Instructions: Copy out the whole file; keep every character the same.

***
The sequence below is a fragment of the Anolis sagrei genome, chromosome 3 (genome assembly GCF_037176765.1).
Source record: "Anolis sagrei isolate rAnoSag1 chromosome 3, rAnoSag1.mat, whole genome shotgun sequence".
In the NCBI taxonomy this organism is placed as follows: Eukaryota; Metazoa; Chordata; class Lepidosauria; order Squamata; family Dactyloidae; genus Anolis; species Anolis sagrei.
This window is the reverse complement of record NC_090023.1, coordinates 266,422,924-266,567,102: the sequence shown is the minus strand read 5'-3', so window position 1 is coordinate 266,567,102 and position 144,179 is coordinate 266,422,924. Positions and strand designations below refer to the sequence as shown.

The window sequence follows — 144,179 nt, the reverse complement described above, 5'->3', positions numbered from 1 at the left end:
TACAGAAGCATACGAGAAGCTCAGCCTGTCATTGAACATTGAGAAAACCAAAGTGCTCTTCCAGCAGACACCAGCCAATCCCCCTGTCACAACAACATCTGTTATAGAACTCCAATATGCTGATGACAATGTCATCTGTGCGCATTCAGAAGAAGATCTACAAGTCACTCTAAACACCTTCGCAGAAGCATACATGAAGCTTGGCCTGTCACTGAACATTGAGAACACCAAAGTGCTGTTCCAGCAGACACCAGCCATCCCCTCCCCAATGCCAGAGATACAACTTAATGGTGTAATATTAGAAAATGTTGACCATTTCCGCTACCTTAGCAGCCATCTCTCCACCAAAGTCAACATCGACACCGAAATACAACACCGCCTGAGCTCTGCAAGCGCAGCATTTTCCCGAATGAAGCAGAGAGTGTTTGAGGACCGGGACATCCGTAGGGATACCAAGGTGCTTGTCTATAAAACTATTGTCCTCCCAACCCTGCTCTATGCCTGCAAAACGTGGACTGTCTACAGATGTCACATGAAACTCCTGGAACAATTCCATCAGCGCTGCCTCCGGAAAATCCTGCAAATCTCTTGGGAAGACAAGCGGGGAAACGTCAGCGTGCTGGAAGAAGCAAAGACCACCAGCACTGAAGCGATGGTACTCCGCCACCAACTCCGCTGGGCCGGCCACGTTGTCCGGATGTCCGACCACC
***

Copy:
The sequence below is a fragment of the Anolis sagrei genome, chromosome 3 (genome assembly GCF_037176765.1).
Source record: "Anolis sagrei isolate rAnoSag1 chromosome 3, rAnoSag1.mat, whole genome shotgun sequence".
In the NCBI taxonomy this organism is placed as follows: Eukaryota; Metazoa; Chordata; class Lepidosauria; order Squamata; family Dactyloidae; genus Anolis; species Anolis sagrei.
This window is the reverse complement of record NC_090023.1, coordinates 266,422,924-266,567,102: the sequence shown is the minus strand read 5'-3', so window position 1 is coordinate 266,567,102 and position 144,179 is coordinate 266,422,924. Positions and strand designations below refer to the sequence as shown.

The window sequence follows — 144,179 nt, the reverse complement described above, 5'->3', positions numbered from 1 at the left end:
TACAGAAGCATACGAGAAGCTCAGCCTGTCATTGAACATTGAGAAAACCAAAGTGCTCTTCCAGCAGACACCAGCCAATCCCCCTGTCACAACAACATCTGTTATAGAACTCCAATATGCTGATGACAATGTCATCTGTGCGCATTCAGAAGAAGATCTACAAGTCACTCTAAACACCTTCGCAGAAGCATACATGAAGCTTGGCCTGTCACTGAACATTGAGAACACCAAAGTGCTGTTCCAGCAGACACCAGCCATCCCCTCCCCAATGCCAGAGATACAACTTAATGGTGTAATATTAGAAAATGTTGACCATTTCCGCTACCTTAGCAGCCATCTCTCCACCAAAGTCAACATCGACACCGAAATACAACACCGCCTGAGCTCTGCAAGCGCAGCATTTTCCCGAATGAAGCAGAGAGTGTTTGAGGACCGGGACATCCGTAGGGATACCAAGGTGCTTGTCTATAAAACTATTGTCCTCCCAACCCTGCTCTATGCCTGCAAAACGTGGACTGTCTACAGATGTCACATGAAACTCCTGGAACAATTCCATCAGCGCTGCCTCCGGAAAATCCTGCAAATCTCTTGGGAAGACAAGCGGGGAAACGTCAGCGTGCTGGAAGAAGCAAAGACCACCAGCACTGAAGCGATGGTACTCCGCCACCAACTCCGCTGGGCCGGCCACGTTGTCCGGATGTCCGACCACC